Why will writing make your life better?

There are a lot of reasons, but here are what I think are the big ones (in order of least to most important):

Writing makes you better at writing

This is obvious, right? You practice something and you get better at it.

But why should you care? Getting better at writing is only important if you actually care about writing.

It’s because writing is not just something you do for yourself: It’s an incredibly valuable professional skill.

People make a big deal these days about how computer skills are important for every job, but it seems much less commonly observed that writing skills are important for every job. An extremely large proportion of business communication is written: Think how much time you spend in email.

Wouldn’t it be nice to be better at that?

And it’s not just nice: it’s super useful. Consider how many unclear or incoherent emails you’ve been on the receiving end of. Wouldn’t you like it if those were clearer, better thought out and generally held to a higher quality of writing. I don’t mean spelling and grammar here. I’m talking about conveying the point in a way that is easy to understand.

Your coworkers would like that too. By raising the quality of your writing you will make their lives better, and if making their lives better isn’t enough motivation for you, note that by making their lives better you are making them more likely to respond usefully to the email you’ve sent them (and making them like you more so more likely to respond usefully to you in general).

You can and probably do get better at writing email just by writing email, but anecdotally at least this seems not to happen all that much. I think it’s a mix of people not thinking of email in those terms and not getting the right feedback from it. Fortunately, by learning to write in other contexts you can just transplant those skills wholesale to when you’re writing email.

It’s also useful for the rare occasions where you need to really craft that perfect email. I’ve sent a couple work emails in my life where people who have read them have basically gone “This is an amazing piece. Can I forward this to several people I know who should read it?”. This is a good reaction to have (though I must admit these emails haven’t been super-effective, but that’s mostly because they’ve been “Here are these structural problems with the company” and the structural problems with the company have prevented the email from being acted upon. Writing is useful but not always enough).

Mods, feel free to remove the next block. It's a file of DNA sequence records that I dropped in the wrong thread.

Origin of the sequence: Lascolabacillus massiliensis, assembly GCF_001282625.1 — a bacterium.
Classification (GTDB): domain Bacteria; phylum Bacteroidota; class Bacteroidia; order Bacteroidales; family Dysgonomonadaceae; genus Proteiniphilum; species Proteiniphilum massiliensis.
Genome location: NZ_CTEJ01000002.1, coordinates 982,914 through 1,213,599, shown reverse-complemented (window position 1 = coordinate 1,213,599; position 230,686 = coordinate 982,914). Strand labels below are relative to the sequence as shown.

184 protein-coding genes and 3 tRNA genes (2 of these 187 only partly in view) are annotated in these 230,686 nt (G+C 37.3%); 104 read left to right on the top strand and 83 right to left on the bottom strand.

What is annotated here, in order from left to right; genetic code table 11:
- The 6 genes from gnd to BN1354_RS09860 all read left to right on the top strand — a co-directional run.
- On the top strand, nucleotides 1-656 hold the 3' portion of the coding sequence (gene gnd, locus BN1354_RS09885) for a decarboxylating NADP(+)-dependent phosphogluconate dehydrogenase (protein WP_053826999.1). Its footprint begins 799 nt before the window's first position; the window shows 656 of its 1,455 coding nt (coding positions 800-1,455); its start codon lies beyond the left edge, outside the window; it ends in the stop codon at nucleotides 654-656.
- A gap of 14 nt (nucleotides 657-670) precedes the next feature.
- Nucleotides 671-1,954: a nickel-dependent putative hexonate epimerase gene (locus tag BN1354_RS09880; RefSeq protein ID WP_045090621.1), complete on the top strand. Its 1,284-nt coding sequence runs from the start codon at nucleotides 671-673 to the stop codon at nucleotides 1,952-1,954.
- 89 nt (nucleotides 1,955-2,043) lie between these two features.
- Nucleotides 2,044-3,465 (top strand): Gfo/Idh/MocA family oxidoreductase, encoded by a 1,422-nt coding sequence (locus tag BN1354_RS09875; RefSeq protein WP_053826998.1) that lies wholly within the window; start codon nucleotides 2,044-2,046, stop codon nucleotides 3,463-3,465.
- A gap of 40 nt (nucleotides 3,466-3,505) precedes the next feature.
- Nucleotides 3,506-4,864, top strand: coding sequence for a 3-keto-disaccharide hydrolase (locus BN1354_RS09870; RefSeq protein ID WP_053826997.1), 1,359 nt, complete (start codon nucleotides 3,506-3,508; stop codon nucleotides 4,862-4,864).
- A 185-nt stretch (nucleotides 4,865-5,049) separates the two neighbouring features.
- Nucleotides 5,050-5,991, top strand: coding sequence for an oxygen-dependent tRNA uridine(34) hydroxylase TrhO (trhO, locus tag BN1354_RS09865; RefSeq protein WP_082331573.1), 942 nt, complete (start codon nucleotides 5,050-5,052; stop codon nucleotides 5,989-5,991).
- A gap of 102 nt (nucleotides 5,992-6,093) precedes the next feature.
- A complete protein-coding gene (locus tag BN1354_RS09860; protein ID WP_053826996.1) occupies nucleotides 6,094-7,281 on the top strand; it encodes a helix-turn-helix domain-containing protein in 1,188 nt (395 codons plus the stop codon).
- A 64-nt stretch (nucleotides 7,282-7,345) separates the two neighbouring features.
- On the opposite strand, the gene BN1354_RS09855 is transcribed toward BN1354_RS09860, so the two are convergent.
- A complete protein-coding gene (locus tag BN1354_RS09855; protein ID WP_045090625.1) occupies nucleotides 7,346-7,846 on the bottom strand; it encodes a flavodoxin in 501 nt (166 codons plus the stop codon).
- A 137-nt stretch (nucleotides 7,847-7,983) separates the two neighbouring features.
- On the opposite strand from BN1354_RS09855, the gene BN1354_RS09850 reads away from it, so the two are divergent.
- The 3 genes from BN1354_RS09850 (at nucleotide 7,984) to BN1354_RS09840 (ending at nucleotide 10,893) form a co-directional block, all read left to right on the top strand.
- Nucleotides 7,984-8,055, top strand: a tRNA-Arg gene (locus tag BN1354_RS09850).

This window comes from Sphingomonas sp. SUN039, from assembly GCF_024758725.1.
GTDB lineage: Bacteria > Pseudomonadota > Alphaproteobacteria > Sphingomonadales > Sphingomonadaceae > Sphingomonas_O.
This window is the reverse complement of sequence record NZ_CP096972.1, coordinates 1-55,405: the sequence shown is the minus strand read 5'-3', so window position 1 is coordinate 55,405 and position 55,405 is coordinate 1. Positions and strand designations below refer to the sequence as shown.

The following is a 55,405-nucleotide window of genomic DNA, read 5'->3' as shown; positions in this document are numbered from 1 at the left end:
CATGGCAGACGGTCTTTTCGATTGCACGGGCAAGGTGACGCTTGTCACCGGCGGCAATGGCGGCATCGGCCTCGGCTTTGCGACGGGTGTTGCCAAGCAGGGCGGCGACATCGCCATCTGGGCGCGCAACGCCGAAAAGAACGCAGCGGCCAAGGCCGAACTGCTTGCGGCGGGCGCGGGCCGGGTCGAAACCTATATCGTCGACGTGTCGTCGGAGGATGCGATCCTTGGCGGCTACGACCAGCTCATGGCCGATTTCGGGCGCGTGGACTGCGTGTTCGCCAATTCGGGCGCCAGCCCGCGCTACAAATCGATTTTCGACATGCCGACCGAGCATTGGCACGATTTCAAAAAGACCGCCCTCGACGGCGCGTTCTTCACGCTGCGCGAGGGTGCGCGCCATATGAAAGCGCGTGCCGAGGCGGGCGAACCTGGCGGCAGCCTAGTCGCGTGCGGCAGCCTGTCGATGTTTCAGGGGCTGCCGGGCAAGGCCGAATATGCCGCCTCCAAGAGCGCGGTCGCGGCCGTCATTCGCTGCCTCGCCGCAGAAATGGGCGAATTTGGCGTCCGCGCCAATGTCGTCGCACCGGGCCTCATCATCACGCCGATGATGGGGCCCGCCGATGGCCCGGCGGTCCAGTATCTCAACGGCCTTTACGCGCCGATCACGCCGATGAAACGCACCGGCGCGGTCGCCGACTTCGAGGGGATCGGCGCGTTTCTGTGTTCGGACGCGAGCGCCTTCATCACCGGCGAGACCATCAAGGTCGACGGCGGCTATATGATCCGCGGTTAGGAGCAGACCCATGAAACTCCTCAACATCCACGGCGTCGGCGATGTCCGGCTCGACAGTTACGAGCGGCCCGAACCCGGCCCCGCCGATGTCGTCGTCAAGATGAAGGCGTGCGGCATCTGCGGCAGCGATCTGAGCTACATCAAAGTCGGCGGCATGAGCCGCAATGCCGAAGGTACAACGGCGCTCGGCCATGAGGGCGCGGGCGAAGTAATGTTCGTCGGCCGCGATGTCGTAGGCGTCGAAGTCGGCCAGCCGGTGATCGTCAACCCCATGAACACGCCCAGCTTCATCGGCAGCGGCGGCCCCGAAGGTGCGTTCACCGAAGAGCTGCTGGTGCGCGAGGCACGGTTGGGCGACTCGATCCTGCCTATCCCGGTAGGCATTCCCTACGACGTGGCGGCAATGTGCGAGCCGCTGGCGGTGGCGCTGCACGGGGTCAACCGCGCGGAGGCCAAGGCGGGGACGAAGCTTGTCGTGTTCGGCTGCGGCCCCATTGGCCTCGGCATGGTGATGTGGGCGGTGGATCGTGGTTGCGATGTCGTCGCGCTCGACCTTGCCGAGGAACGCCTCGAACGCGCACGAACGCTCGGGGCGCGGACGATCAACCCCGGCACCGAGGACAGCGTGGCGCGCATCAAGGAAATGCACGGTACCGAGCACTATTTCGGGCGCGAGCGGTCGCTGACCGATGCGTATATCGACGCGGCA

So,  yeah. By writing more you will make your work life better.

Writing helps you learn things

One of the single best ways to learn something is to explain it to other people. Writing gives you an opportunity to do that: By writing about something you are forced to think of it in a way that you can explain to other people, which forces you to structure it in a way that you can understand.

I saw a great dialogue on twittter recently (I forget who between I’m afraid) which went something to the tune of “I don’t understand half the thing she writes about” to which the author in question responded “Confession: I don’t understand half the things I write about until I’ve written about them”. This also corresponds to my experience: Quite a lot of my blog posts are me writing about things so that I can understand them.

There is in fact an entire book on this subject (“Writing to Learn” by William Zinsser) which is still on my to read pile, so I won’t say too much more about this for now.

Writing teaches you to think

A piece of feedback I often get from people is that I think things through pretty thoroughly.

This is not a natural trait for me.